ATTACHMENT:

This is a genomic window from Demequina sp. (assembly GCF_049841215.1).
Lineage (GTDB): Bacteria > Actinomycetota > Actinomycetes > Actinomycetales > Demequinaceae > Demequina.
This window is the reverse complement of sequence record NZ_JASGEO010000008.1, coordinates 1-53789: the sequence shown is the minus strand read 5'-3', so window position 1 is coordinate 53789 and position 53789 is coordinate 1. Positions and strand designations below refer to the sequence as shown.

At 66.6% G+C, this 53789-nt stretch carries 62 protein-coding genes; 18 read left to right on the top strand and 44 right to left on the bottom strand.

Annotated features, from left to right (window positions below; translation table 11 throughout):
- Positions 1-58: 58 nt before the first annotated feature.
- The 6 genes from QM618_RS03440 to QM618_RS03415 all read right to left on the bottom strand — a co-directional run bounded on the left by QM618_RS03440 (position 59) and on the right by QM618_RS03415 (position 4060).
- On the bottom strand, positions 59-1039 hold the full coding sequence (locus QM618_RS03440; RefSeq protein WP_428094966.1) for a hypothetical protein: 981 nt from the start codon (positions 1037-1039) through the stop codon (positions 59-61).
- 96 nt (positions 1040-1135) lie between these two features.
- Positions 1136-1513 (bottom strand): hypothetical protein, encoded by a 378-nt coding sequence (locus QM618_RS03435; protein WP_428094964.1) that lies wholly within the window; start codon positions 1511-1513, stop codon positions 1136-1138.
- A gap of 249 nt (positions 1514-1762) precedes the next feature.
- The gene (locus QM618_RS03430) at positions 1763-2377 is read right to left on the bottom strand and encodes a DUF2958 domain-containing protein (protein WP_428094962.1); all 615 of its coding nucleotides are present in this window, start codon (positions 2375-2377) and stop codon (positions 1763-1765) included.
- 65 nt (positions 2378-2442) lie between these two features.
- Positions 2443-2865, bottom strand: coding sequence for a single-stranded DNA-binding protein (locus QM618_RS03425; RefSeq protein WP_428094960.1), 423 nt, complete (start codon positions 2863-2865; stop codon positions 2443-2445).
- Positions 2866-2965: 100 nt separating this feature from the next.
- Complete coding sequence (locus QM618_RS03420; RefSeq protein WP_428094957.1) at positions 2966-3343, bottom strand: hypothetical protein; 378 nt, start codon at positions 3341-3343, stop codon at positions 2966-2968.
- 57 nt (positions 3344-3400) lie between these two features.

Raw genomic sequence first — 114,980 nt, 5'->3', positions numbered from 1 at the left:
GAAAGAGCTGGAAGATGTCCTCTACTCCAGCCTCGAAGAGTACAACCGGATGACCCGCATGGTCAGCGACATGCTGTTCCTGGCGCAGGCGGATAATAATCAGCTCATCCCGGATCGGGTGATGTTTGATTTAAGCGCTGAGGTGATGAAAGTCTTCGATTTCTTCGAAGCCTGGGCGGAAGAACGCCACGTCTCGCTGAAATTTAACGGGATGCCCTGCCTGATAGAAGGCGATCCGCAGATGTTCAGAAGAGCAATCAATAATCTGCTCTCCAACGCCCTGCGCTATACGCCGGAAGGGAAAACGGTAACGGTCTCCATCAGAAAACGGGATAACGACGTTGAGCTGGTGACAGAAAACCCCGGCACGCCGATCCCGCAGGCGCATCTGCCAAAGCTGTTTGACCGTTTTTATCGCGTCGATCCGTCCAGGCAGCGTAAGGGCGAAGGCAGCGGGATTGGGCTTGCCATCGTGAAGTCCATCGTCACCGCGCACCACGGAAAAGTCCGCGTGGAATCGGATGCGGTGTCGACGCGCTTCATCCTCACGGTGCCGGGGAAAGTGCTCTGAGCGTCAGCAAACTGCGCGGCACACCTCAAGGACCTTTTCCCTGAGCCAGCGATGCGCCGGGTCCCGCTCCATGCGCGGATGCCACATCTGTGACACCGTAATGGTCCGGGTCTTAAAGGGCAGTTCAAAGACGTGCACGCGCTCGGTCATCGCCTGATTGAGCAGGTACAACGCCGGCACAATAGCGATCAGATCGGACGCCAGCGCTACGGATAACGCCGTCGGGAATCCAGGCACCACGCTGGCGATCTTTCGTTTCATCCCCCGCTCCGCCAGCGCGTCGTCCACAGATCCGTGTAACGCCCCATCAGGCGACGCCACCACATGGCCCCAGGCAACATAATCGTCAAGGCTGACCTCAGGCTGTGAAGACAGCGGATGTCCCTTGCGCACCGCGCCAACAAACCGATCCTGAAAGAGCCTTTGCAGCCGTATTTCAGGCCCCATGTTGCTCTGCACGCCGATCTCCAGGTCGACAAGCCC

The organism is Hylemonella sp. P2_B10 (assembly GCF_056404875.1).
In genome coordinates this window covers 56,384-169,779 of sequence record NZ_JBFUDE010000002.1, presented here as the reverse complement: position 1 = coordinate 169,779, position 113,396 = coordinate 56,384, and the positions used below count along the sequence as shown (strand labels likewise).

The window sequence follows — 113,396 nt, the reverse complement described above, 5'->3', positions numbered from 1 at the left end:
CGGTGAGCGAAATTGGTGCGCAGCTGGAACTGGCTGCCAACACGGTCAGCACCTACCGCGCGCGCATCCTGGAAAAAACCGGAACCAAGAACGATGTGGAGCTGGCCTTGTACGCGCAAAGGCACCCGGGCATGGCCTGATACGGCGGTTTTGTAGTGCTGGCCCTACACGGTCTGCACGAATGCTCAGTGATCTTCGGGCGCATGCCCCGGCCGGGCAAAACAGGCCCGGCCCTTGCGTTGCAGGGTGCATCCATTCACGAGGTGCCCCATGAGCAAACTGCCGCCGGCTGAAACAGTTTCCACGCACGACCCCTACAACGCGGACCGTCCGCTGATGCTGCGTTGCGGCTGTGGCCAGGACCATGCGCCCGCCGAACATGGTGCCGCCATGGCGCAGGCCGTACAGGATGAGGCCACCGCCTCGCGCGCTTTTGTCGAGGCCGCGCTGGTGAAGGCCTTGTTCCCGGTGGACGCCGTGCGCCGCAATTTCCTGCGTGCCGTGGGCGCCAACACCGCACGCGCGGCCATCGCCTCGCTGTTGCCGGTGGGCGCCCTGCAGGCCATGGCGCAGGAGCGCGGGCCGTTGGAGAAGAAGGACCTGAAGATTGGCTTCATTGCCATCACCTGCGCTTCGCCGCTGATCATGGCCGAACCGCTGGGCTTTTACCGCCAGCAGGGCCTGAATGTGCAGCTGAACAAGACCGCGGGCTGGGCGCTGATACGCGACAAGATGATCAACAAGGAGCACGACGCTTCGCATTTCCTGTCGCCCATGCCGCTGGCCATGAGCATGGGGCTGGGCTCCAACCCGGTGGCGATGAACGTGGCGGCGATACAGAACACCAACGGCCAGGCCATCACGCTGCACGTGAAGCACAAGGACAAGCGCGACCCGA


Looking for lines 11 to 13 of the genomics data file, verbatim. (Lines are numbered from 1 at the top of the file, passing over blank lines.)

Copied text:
- A gap of 249 nt (positions 1514-1762) precedes the next feature.
- The gene (locus QM618_RS03430) at positions 1763-2377 is read right to left on the bottom strand and encodes a DUF2958 domain-containing protein (protein WP_428094962.1); all 615 of its coding nucleotides are present in this window, start codon (positions 2375-2377) and stop codon (positions 1763-1765) included.
- 65 nt (positions 2378-2442) lie between these two features.